In March of 2004, the Atlanta Falcons
signed defensive tackle Rod Coleman to a six-year deal worth $28
million. Coleman also got a $10 million signing bonus.
The former East Carolina standout, who
recently retired after 10 years in the NFL, wouldn't seem like a guy who
would be concerned about the fact that he hadn't gotten his college
"I enjoy working with kids," said
Coleman, who has a foundation that helps disadvantaged youth as well as
child care centers in Atlanta. "I basically want to help young people go
in the right direction. I always knew I wanted to be in that field."
Coleman was majoring in child
development and family relations at ECU. He finished playing for the
Pirates in 1998.
"I had the opportunity to leave and go
play in the NFL but I always promised myself that I was going to go back
and get my degree, when I'm done, when my career is finally over,"
Coleman said. "I stayed in contact with the administration.
"I honestly tried to do it a couple of
The time demands of earning the big
bucks in the NFL kept Coleman from keeping his promise to himself.
"It's really hard to do it while you're
playing," he said. "But I finally did it. I kind of did everything in
reverse. I had the Rod Coleman Foundation, working with underprivileged
kids. I was doing stuff in the boys and girls clubs, working with the
YMCA and police athletic leagues. You know, kids throughout.
"And I have the Angel Academy, day care
center, in Atlanta, going on a few years now. I had all this stuff
going. I kind of put the carriage before the horse but I knew I was
going to get it right. It was just a last few courses I had to finish up
and I got my degree."
Coleman is planning to help with the
football program at the new Rocky River High School, which is under
construction in the Charlotte area. He is currently residing in
"The way kids are going now, it's just
at an alarming rate," Coleman said. "From someone, a former athlete who
comes from the inner city of Philadelphia who has seen both sides of the
track, I think they'll respect me more and understand that I'm there to
help them because I was there and I made it out. I can shine a different
light on the kids and on the parents.
"The parents have a major role in the
upbringing of a child. They need to understand that they are the ideal
role models for their child — not somebody on TV or somebody in a
Coleman has completed requirements for
his degree. That's as big an accomplishment as any sack he ever made —
and he made plenty, both at ECU and in the NFL.
"I finished what I started," Coleman
Some 'Cole' facts
• Coleman wore No. 57 as a linebacker
at ECU. He added about 30 pounds during the course of his NFL career and
wore No. 75 as a defensive tackle for the Falcons.
• Coleman got to Cleveland Browns
quarterback Tim Couch on his first NFL sack.
• Coleman was born in Vicksburg, MS,
but went to Simon Gratz High School in Philadelphia, also the alma mater
of former North Carolina basketball standout and current Boston Celtic,
Rasheed Wallace. Coleman has donated equipment for the weight room at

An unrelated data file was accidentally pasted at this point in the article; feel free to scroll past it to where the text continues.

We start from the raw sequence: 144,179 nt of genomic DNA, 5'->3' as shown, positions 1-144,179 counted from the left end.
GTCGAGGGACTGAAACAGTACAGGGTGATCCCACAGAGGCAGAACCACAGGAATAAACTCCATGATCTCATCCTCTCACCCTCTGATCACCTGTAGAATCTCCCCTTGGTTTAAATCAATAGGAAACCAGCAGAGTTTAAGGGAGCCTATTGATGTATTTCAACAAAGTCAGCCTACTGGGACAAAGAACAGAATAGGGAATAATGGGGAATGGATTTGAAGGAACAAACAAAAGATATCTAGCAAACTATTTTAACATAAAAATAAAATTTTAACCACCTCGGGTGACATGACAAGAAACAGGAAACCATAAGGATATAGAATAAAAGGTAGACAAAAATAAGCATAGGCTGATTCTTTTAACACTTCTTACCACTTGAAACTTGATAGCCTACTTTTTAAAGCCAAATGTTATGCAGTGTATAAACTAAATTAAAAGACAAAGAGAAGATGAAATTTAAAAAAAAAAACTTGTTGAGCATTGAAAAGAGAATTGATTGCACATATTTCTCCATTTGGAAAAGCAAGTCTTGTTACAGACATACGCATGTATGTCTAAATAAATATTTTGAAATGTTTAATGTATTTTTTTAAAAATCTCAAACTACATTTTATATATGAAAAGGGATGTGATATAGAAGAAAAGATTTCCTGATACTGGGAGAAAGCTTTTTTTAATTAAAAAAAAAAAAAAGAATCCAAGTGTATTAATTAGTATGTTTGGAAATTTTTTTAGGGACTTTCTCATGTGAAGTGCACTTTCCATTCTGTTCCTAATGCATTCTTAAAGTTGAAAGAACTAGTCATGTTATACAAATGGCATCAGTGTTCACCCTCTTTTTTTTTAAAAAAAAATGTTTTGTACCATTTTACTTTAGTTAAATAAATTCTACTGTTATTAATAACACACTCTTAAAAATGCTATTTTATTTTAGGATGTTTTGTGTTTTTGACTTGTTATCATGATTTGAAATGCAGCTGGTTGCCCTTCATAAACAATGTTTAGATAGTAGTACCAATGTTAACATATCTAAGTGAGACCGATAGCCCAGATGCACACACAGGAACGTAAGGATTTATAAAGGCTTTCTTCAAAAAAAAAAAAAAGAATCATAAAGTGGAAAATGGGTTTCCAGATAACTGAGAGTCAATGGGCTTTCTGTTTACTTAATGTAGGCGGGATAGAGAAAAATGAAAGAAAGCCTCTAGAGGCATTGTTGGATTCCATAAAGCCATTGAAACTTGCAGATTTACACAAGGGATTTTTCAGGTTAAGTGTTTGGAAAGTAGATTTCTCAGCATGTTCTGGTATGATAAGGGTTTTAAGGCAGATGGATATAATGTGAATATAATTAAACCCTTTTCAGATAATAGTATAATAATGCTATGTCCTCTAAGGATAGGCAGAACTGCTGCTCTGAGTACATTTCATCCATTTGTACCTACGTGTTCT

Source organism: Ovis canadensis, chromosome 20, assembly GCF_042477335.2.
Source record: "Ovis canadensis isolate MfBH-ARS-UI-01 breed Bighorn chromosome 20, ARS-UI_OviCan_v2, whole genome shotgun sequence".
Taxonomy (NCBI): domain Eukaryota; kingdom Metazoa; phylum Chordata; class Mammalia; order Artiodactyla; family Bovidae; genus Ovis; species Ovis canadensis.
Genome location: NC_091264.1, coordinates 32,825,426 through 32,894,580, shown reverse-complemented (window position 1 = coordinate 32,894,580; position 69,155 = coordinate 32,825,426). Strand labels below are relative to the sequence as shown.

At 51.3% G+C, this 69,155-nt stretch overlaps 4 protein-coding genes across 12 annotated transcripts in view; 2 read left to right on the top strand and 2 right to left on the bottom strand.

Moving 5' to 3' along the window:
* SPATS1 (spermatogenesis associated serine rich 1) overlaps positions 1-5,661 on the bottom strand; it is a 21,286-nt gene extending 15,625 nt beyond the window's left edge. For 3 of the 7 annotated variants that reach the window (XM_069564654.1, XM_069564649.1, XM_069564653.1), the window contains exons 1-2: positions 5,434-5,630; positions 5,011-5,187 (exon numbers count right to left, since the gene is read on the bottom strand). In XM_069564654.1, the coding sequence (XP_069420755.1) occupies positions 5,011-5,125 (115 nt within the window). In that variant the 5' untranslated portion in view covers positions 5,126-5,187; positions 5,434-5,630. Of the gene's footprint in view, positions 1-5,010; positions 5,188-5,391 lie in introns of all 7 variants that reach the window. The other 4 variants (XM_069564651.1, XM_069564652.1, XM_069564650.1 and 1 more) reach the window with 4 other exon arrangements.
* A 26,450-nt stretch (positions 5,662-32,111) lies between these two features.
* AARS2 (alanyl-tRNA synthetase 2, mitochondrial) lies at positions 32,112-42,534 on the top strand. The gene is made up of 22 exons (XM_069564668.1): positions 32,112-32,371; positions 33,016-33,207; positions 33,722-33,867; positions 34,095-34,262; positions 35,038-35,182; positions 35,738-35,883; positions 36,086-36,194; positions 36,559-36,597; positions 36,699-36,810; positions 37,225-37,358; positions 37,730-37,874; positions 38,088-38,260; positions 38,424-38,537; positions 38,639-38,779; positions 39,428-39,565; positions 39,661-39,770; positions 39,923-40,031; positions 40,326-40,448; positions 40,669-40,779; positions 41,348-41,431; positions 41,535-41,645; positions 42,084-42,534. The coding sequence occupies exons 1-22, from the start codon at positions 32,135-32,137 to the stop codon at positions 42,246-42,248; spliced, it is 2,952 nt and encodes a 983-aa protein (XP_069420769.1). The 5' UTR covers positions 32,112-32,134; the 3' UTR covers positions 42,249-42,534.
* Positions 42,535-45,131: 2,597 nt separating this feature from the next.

• Coleman had 11 sacks for the Oakland
Raiders in 2002, 11.5 for Atlanta in 2004 and 10.5 for the Falcons in
• Coleman holds all of ECU's sack
records, including the most in a game (4 against Wake Forest in 1997),
most in a season (15 in 1997) and most in his career (39 from 1995 to
• Coleman's only touchdown in the NFL
came for the Falcons during the 2004 season on a 39-yard interception
return in a 35-10 win over his former team, the Raiders.
Huge series with Houston
East Carolina's hopes for a berth in
the Conference USA baseball tournament hinge on its home series with
Houston starting tonight. If the Pirates can take two of three from the
Cougars on Thursday, Friday and Saturday, then their tickets will be
punched for the C-USA Tournament at Houston, May 26-30.
Malcolm Gray of the ECU athletic media
relations department figures ECU will finish third in the regular season
league race if the Pirates win two of three from the Cougars and
Southern Miss wins its series with Memphis. If ECU takes the Houston
series and Memphis gets two of three from Southern Miss, then the
Pirates are looking at a fourth place finish in C-USA.
The top six of the nine
baseball-playing members of C-USA qualify for the conference tournament.
The Pirates have dropped out of the
national rankings and it's
looking like ECU would have to win the C-USA Tournament in order to make
the NCAA Tournament field.
Pirates coach Billy Godwin has said
that Zach Woods (8-3, 4.31 earned run average) will start tonight. Seth
Maness (9-3, 4.40) is slated to go for ECU on Friday night. Godwin has
not announced Saturday's starter. The situation being what it is, Godwin
realizes he may have to use Kevin Brandt in relief before the series
Gray said Houston is expected to go
with right-hander Michael Goodnight on Thursday, lefty William Kankel on
Friday and right-hander Eric Brooks on Saturday.
The Pirates are 18-16 against
right-handed starters this season and 12-7 against lefties. ECU is
hitting .326 against right-handers and .316 against left-handers.
welcomes another Sampson
Pirates basketball coach Jeff Lebo has
utilized connections in his first two signings.
Tony Smith, a hometown product
from Greenville Rose, was Lebo's first recruit. His second signee,
Robert Sampson from Bullis
School in Potomac, MD, warmed the heart of ECU athletic director Terry
Sampson's dad, Ralph, was a star for
Holland at Virginia and had a lengthy NBA career. Holland said he left
the younger Sampson's recruiting to Lebo.
"I was not involved with Robert's
recruitment except when he and his parents visited," Holland said.
"However, when Coach Lebo told me he was inviting Robert to visit, Ann
and I were excited.
"Ralph's decision to attend Virginia
was mainly driven by his comfort level with the school, coaches and
program. Those same things seemed to be important in Robert's decision
to attend ECU."